May 20, 2013
Native Advertising: Traditional Advertising On Line
Last week, Mashable asked the question, "Is Native Advertising Just Another Term For Good Advertising?" The answer is no, not quite.
From what I can tell, native advertising is a horrible and misleading term that is being used to describe something that may actually turn out to be a good idea -- the application of traditional advertising principles to online advertising. Let me explain.
Online advertising was supposed to be interactive. It was supposed to rescue us from having to force people into looking at our ads. Consumers were going to want to interact with us, they were going to want to have conversations with marketers, they were going to want to have relationships with brands.
It was all fantasies and delusions based on naive interpretations of consumer behavior by people who had a whole lot of ideological commitment to the web, and very little experience with real world marketing.
Now we’ve learned that, for the most part, consumers want no part of interacting with online advertising. What we are calling "native advertising" is a recent reaction to this realization and to the very disappointing history of online advertising, particularly banner advertising.
Nobody seems quite sure what they mean by native advertising. But I think I know what they mean. They don't know it yet, but they mean using traditional advertising strategy on the web.
They mean that if you insert advertising into an appealing environment and you make the advertising entertaining or beautiful or interesting, you’re more likely to attract some attention from consumers. Which is the exact premise on which traditional advertising is built.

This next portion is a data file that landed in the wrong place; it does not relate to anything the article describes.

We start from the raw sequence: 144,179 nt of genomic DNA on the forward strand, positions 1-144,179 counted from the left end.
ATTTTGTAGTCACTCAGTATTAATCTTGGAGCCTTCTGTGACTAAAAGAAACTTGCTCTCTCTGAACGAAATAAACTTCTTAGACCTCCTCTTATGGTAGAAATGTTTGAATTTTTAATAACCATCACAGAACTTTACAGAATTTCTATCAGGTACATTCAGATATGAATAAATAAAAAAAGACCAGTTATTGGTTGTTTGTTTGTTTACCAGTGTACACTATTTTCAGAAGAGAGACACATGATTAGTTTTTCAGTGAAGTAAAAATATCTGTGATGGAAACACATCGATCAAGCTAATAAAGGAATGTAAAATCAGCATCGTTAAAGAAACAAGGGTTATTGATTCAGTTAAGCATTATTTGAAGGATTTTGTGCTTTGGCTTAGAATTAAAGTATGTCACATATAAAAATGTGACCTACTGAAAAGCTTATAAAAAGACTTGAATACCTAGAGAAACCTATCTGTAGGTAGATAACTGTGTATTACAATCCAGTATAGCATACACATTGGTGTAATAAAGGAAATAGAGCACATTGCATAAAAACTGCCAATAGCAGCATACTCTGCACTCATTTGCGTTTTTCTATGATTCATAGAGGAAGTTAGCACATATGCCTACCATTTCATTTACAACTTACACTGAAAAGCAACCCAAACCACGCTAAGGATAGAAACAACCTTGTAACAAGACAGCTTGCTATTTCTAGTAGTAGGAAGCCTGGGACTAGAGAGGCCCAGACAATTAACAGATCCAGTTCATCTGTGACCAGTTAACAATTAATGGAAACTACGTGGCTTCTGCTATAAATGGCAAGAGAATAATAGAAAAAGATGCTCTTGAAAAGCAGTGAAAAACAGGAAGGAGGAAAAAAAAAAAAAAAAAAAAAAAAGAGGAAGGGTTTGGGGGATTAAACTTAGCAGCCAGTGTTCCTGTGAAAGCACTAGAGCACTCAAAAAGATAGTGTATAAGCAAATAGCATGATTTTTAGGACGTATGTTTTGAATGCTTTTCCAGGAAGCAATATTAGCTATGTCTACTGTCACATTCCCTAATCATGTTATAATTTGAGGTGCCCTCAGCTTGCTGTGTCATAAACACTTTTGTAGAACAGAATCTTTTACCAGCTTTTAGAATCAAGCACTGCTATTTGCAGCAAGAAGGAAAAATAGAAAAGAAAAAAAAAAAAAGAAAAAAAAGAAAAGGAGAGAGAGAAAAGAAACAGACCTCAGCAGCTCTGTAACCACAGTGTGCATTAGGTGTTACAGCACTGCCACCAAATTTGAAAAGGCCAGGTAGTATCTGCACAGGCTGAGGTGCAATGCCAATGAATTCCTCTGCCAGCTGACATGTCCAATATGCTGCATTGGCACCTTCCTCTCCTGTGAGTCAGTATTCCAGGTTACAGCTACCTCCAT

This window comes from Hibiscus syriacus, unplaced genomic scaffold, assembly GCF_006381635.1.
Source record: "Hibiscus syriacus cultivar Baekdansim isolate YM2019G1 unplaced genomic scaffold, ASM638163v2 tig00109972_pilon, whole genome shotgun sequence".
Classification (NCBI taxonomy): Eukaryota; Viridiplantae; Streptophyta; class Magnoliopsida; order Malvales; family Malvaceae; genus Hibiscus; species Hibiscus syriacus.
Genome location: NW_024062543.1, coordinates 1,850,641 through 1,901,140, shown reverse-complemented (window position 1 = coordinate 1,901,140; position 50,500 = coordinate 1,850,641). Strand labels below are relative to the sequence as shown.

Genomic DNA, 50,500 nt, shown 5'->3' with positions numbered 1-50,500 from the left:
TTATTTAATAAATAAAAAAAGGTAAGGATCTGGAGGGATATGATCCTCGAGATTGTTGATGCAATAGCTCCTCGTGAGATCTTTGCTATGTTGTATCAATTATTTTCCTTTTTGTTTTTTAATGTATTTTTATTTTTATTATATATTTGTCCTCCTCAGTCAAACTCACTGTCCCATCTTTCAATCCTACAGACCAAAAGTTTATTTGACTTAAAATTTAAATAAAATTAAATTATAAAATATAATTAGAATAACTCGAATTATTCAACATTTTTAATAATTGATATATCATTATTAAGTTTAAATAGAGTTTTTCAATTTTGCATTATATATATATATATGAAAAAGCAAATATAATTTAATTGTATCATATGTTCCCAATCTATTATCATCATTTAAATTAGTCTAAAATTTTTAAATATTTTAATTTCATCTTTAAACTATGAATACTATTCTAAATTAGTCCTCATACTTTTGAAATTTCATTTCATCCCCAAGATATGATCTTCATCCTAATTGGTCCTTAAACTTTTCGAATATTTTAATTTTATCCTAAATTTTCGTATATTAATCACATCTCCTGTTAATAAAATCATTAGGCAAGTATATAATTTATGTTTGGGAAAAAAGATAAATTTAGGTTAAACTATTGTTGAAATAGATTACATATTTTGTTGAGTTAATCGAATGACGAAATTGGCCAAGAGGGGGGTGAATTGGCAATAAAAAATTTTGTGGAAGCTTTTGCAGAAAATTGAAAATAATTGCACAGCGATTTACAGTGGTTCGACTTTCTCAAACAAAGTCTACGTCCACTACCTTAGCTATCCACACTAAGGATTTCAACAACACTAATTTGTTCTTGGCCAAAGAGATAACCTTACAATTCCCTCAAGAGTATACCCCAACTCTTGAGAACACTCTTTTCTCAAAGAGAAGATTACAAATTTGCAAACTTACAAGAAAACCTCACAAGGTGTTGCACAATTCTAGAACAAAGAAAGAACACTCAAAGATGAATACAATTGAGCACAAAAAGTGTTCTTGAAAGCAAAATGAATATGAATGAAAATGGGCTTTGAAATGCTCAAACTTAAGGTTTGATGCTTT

What is TV advertising about? It is about finding the most appealing programming and inserting into that programming messages that are either entertaining or interesting or beautiful.
Native advertising represents the marketing industry finally starting to grasp that consumers do not want to interact with banner ads, do not want to have conversations with brands, and do not want to have relationships with marketers.
It is still early days for this realization, and marketers don't quite know yet what they've realized. They think they have to trick people into seeing their advertising by pretending it's part of the content.
They don't yet understand that the effectiveness of "native advertising" -- just like all other forms of advertising -- is going to be proportional to how interesting, entertaining or beautiful they can make it.
Native advertising may represent the first stage of the marketing and advertising industry growing up and coming to terms with the fact that the best hope for online advertising is not pie-in-the-sky nonsense about conversations and relationships.
It is taking the traditional principles of interrupting and grabbing attention, and applying them to the web.
For more, check out the BeanCast podcast which I was on last night discussing this and other subjects.